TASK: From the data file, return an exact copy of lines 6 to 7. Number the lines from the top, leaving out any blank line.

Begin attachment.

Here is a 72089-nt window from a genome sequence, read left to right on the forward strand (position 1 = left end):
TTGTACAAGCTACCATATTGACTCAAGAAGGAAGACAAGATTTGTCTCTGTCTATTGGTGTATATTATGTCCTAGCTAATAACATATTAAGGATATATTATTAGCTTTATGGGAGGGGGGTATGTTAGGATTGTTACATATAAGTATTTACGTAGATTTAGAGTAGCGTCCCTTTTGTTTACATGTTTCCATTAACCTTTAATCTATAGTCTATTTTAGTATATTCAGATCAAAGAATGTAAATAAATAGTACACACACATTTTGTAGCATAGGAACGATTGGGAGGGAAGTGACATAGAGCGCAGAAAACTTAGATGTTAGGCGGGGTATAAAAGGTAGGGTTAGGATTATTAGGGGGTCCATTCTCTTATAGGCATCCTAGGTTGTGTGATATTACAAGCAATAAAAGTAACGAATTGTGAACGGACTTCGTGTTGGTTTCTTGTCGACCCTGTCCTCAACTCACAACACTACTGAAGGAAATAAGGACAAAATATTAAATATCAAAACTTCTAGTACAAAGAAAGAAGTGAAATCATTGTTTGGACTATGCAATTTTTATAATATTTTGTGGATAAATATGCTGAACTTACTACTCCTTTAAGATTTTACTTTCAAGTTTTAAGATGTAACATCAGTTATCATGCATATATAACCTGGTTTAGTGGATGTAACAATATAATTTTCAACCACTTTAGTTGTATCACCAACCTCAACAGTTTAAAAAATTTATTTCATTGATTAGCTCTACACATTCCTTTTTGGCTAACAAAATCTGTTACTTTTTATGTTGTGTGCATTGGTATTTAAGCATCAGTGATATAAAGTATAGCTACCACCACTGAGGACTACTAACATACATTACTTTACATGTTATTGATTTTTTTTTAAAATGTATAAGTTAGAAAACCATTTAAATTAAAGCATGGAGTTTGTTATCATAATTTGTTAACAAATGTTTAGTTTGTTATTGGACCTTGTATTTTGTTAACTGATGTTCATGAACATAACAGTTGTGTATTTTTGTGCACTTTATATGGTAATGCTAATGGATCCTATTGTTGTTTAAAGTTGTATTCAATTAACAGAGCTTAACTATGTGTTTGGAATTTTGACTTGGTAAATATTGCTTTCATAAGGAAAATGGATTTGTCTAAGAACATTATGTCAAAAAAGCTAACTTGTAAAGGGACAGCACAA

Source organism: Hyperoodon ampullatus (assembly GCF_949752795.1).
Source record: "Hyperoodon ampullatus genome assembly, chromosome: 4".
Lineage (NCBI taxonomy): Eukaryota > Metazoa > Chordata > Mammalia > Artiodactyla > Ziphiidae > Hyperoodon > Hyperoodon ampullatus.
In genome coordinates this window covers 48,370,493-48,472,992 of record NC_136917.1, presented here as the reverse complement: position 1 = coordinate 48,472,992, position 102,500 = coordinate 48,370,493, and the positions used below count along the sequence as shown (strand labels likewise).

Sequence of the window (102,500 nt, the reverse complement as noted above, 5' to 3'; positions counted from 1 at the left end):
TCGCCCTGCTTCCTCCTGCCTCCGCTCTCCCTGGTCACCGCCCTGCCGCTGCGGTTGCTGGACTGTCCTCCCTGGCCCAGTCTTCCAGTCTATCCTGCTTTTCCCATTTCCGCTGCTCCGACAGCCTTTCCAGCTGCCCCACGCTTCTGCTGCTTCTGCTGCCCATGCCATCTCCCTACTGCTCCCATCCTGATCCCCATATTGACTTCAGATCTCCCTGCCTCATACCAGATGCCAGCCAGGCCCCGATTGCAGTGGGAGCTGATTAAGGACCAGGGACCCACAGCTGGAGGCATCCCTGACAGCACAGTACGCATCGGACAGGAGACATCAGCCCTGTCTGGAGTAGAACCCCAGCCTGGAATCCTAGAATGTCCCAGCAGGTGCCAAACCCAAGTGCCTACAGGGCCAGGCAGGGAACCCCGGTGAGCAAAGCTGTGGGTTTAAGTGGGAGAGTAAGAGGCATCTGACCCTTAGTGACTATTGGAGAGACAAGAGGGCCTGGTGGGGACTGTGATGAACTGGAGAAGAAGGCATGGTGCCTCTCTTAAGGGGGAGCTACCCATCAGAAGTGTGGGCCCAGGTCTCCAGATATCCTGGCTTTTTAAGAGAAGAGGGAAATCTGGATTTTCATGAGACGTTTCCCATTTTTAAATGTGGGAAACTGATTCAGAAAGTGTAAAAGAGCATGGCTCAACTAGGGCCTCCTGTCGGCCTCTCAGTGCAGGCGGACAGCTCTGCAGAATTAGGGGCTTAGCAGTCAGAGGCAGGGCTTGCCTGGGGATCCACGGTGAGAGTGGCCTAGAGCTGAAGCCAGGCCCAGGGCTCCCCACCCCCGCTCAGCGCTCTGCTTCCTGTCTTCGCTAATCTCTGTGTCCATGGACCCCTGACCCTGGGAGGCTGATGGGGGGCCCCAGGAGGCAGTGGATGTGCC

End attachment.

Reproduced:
In genome coordinates this window covers 48,370,493-48,472,992 of record NC_136917.1, presented here as the reverse complement: position 1 = coordinate 48,472,992, position 102,500 = coordinate 48,370,493, and the positions used below count along the sequence as shown (strand labels likewise).

Sequence of the window (102,500 nt, the reverse complement as noted above, 5' to 3'; positions counted from 1 at the left end):